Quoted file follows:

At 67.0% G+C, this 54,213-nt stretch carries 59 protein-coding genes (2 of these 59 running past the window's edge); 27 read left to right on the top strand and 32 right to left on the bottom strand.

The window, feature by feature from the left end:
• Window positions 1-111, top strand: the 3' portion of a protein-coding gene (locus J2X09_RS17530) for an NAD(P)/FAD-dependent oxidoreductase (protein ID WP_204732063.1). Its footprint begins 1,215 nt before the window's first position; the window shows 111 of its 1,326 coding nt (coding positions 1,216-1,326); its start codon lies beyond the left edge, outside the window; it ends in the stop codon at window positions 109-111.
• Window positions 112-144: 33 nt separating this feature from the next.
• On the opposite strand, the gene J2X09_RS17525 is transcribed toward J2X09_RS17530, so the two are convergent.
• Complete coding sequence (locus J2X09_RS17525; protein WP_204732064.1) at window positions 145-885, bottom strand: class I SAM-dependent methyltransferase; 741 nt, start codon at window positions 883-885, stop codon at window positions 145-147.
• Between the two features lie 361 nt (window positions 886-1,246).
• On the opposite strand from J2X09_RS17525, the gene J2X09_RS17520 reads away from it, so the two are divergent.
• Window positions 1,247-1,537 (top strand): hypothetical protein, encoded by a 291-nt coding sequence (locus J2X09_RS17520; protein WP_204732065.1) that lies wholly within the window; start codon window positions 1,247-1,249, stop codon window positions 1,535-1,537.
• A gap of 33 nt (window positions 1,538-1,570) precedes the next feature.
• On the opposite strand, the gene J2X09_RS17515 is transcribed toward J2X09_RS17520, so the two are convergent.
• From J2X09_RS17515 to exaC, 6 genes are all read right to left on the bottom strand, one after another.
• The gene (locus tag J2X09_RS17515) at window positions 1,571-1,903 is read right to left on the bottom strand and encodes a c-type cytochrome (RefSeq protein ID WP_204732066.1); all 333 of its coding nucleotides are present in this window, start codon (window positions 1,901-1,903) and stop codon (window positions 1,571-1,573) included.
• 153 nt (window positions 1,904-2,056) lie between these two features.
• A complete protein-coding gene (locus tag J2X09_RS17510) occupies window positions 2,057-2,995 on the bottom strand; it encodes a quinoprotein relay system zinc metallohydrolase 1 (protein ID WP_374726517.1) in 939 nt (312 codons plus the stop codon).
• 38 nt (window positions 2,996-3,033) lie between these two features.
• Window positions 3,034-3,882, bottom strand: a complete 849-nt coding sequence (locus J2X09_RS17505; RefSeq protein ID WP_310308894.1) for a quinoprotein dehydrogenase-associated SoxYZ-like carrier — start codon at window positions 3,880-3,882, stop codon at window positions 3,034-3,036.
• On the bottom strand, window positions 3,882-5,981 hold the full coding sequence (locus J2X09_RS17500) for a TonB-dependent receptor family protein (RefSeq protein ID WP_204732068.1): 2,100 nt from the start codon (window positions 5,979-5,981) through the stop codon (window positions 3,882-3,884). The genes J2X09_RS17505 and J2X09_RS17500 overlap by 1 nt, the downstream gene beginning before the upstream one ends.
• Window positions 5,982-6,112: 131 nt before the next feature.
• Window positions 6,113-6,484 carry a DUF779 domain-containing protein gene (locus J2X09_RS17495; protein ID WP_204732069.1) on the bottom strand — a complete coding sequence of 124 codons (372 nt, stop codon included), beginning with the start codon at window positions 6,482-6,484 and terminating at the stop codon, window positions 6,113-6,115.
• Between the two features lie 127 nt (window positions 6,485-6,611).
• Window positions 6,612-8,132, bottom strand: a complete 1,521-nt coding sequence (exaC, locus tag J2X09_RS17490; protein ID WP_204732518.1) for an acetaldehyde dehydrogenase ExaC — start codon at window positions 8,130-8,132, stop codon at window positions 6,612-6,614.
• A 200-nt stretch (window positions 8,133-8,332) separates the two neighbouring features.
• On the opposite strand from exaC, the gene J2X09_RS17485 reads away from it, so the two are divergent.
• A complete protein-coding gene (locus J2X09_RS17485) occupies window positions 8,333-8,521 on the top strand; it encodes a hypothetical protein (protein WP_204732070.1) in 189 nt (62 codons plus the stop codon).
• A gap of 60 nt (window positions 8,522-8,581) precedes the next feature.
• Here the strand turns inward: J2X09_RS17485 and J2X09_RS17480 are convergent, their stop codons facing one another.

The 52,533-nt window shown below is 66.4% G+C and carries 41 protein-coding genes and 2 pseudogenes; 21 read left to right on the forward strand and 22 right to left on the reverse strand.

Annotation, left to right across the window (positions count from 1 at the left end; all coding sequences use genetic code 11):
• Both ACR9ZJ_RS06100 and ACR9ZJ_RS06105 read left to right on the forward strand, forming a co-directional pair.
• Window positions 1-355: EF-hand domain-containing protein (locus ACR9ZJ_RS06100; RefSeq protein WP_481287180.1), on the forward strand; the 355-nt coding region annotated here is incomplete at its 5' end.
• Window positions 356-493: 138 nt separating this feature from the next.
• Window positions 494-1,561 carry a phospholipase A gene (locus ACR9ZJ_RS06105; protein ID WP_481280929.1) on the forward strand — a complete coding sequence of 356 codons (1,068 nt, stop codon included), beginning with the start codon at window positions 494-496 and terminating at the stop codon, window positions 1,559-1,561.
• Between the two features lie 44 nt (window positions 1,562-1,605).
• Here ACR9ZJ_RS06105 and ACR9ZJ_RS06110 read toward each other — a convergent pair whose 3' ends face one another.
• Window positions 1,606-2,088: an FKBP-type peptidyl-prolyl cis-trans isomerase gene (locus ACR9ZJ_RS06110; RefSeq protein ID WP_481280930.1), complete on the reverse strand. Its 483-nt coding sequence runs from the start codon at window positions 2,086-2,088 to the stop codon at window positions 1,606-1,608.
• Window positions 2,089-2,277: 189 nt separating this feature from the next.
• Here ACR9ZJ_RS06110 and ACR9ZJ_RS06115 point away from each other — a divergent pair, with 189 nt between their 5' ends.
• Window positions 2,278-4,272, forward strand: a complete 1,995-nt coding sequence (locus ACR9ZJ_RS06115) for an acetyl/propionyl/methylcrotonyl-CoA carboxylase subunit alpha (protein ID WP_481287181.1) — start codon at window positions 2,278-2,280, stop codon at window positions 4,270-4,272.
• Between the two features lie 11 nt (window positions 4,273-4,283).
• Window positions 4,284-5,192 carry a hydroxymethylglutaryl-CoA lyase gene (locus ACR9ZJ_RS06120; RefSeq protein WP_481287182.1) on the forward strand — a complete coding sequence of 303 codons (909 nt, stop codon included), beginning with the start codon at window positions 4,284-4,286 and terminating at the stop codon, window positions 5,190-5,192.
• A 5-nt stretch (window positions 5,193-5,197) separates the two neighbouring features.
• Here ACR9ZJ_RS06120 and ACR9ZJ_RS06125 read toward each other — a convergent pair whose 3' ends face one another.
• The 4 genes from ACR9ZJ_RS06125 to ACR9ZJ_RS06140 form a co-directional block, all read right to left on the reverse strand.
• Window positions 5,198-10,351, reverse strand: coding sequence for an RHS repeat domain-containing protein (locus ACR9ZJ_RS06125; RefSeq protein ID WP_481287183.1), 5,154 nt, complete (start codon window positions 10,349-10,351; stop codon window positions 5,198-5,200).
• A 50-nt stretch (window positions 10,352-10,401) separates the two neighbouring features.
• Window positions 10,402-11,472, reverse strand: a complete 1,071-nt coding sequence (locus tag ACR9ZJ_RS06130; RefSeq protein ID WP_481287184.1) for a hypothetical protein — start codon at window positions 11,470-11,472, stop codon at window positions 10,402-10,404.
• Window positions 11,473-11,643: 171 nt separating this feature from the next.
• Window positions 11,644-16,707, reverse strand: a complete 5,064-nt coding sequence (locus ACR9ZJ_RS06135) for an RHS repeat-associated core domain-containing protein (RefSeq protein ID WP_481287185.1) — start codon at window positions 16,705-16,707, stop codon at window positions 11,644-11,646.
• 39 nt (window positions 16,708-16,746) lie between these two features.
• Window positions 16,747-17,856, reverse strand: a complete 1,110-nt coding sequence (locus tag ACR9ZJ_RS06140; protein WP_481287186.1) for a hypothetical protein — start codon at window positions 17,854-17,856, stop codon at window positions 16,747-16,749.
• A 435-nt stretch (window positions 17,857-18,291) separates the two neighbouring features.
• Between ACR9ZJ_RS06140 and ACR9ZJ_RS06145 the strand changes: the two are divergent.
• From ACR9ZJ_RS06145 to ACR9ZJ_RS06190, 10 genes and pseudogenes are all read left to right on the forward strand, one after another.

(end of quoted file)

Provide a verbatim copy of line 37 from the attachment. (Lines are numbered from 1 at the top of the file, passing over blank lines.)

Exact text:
• Window positions 2,089-2,277: 189 nt separating this feature from the next.